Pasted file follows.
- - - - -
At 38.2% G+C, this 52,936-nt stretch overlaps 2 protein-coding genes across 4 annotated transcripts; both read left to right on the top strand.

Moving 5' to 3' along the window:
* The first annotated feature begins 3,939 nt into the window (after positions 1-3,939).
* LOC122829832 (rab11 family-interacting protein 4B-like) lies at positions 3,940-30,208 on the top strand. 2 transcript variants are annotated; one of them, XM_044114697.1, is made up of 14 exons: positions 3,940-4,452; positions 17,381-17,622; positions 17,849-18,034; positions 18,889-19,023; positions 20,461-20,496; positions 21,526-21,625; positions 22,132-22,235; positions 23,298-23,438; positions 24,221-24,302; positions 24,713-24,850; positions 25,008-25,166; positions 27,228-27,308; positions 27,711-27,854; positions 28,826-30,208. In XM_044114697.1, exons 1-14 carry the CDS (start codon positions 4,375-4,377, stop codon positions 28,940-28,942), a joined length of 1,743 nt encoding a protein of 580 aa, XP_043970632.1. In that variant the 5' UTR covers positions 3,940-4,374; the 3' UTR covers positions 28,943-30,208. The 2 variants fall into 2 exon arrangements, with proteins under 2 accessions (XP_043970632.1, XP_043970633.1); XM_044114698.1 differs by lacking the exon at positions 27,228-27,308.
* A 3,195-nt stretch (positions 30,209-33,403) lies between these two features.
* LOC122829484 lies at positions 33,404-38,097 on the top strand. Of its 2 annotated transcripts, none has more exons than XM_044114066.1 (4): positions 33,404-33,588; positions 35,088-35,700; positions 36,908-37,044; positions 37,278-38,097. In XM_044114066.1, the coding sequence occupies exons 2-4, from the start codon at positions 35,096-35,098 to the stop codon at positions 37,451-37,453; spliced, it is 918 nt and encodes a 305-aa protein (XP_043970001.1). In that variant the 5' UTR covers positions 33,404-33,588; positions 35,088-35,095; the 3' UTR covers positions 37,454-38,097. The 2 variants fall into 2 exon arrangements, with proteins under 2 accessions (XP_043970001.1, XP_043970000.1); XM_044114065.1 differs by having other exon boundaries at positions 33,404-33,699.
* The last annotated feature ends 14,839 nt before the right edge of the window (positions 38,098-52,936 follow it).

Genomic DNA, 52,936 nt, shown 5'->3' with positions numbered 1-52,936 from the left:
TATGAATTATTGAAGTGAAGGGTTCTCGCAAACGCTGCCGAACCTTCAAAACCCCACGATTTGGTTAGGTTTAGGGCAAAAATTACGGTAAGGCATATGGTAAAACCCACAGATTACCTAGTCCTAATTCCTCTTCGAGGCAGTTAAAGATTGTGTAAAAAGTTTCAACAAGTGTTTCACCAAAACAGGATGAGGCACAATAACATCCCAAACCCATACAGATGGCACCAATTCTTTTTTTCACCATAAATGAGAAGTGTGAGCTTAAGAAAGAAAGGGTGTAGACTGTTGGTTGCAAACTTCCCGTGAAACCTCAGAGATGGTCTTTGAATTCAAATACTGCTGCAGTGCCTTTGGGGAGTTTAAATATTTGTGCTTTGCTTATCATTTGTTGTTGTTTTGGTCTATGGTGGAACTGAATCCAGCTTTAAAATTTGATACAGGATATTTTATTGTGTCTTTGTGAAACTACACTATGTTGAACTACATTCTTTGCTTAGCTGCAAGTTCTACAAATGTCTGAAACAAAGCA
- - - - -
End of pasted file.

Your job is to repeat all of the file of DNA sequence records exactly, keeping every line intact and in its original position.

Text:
At 38.2% G+C, this 52,936-nt stretch overlaps 2 protein-coding genes across 4 annotated transcripts; both read left to right on the top strand.

Moving 5' to 3' along the window:
* The first annotated feature begins 3,939 nt into the window (after positions 1-3,939).
* LOC122829832 (rab11 family-interacting protein 4B-like) lies at positions 3,940-30,208 on the top strand. 2 transcript variants are annotated; one of them, XM_044114697.1, is made up of 14 exons: positions 3,940-4,452; positions 17,381-17,622; positions 17,849-18,034; positions 18,889-19,023; positions 20,461-20,496; positions 21,526-21,625; positions 22,132-22,235; positions 23,298-23,438; positions 24,221-24,302; positions 24,713-24,850; positions 25,008-25,166; positions 27,228-27,308; positions 27,711-27,854; positions 28,826-30,208. In XM_044114697.1, exons 1-14 carry the CDS (start codon positions 4,375-4,377, stop codon positions 28,940-28,942), a joined length of 1,743 nt encoding a protein of 580 aa, XP_043970632.1. In that variant the 5' UTR covers positions 3,940-4,374; the 3' UTR covers positions 28,943-30,208. The 2 variants fall into 2 exon arrangements, with proteins under 2 accessions (XP_043970632.1, XP_043970633.1); XM_044114698.1 differs by lacking the exon at positions 27,228-27,308.
* A 3,195-nt stretch (positions 30,209-33,403) lies between these two features.
* LOC122829484 lies at positions 33,404-38,097 on the top strand. Of its 2 annotated transcripts, none has more exons than XM_044114066.1 (4): positions 33,404-33,588; positions 35,088-35,700; positions 36,908-37,044; positions 37,278-38,097. In XM_044114066.1, the coding sequence occupies exons 2-4, from the start codon at positions 35,096-35,098 to the stop codon at positions 37,451-37,453; spliced, it is 918 nt and encodes a 305-aa protein (XP_043970001.1). In that variant the 5' UTR covers positions 33,404-33,588; positions 35,088-35,095; the 3' UTR covers positions 37,454-38,097. The 2 variants fall into 2 exon arrangements, with proteins under 2 accessions (XP_043970001.1, XP_043970000.1); XM_044114065.1 differs by having other exon boundaries at positions 33,404-33,699.
* The last annotated feature ends 14,839 nt before the right edge of the window (positions 38,098-52,936 follow it).

Genomic DNA, 52,936 nt, shown 5'->3' with positions numbered 1-52,936 from the left:
TATGAATTATTGAAGTGAAGGGTTCTCGCAAACGCTGCCGAACCTTCAAAACCCCACGATTTGGTTAGGTTTAGGGCAAAAATTACGGTAAGGCATATGGTAAAACCCACAGATTACCTAGTCCTAATTCCTCTTCGAGGCAGTTAAAGATTGTGTAAAAAGTTTCAACAAGTGTTTCACCAAAACAGGATGAGGCACAATAACATCCCAAACCCATACAGATGGCACCAATTCTTTTTTTCACCATAAATGAGAAGTGTGAGCTTAAGAAAGAAAGGGTGTAGACTGTTGGTTGCAAACTTCCCGTGAAACCTCAGAGATGGTCTTTGAATTCAAATACTGCTGCAGTGCCTTTGGGGAGTTTAAATATTTGTGCTTTGCTTATCATTTGTTGTTGTTTTGGTCTATGGTGGAACTGAATCCAGCTTTAAAATTTGATACAGGATATTTTATTGTGTCTTTGTGAAACTACACTATGTTGAACTACATTCTTTGCTTAGCTGCAAGTTCTACAAATGTCTGAAACAAAGCA